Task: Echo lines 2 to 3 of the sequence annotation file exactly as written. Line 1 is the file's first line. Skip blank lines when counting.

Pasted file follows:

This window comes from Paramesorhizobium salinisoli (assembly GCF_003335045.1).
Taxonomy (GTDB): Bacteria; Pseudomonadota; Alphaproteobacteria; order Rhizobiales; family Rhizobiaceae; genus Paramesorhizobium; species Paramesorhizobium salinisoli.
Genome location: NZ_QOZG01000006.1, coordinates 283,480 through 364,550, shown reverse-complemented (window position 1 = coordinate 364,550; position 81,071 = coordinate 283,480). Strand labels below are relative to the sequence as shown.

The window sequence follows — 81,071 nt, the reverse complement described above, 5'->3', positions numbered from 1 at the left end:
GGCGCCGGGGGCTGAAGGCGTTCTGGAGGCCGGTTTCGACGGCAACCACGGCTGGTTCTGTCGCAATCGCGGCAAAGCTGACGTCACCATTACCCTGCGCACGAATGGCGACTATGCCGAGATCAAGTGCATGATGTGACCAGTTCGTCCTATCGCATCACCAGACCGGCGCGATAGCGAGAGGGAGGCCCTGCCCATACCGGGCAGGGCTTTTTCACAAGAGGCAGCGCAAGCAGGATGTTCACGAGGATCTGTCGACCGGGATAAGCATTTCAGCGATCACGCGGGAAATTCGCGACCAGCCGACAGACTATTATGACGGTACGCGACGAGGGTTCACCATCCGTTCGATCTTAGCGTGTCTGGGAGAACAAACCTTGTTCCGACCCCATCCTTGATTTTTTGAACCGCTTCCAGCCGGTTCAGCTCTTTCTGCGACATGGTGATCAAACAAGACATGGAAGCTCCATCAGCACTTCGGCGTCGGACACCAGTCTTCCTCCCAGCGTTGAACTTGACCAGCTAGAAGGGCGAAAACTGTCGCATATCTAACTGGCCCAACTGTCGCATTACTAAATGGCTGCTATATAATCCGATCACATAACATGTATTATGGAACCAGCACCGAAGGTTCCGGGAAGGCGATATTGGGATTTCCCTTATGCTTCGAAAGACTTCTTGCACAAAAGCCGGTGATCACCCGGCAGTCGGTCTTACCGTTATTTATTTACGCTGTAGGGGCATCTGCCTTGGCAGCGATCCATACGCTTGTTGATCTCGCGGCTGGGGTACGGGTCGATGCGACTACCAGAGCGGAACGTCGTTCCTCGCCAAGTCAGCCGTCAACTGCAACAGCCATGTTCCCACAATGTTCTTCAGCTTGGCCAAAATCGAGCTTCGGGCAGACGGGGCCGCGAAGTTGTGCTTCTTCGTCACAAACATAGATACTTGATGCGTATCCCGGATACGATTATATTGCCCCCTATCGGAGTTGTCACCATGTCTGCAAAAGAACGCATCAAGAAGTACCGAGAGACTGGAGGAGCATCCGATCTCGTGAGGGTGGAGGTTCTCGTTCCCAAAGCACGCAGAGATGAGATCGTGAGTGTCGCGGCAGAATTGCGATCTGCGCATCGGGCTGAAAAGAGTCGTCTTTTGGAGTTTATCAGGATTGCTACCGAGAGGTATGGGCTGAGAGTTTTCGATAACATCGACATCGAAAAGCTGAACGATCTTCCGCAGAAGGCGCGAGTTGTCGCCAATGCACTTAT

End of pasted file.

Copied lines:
Taxonomy (GTDB): Bacteria; Pseudomonadota; Alphaproteobacteria; order Rhizobiales; family Rhizobiaceae; genus Paramesorhizobium; species Paramesorhizobium salinisoli.
Genome location: NZ_QOZG01000006.1, coordinates 283,480 through 364,550, shown reverse-complemented (window position 1 = coordinate 364,550; position 81,071 = coordinate 283,480). Strand labels below are relative to the sequence as shown.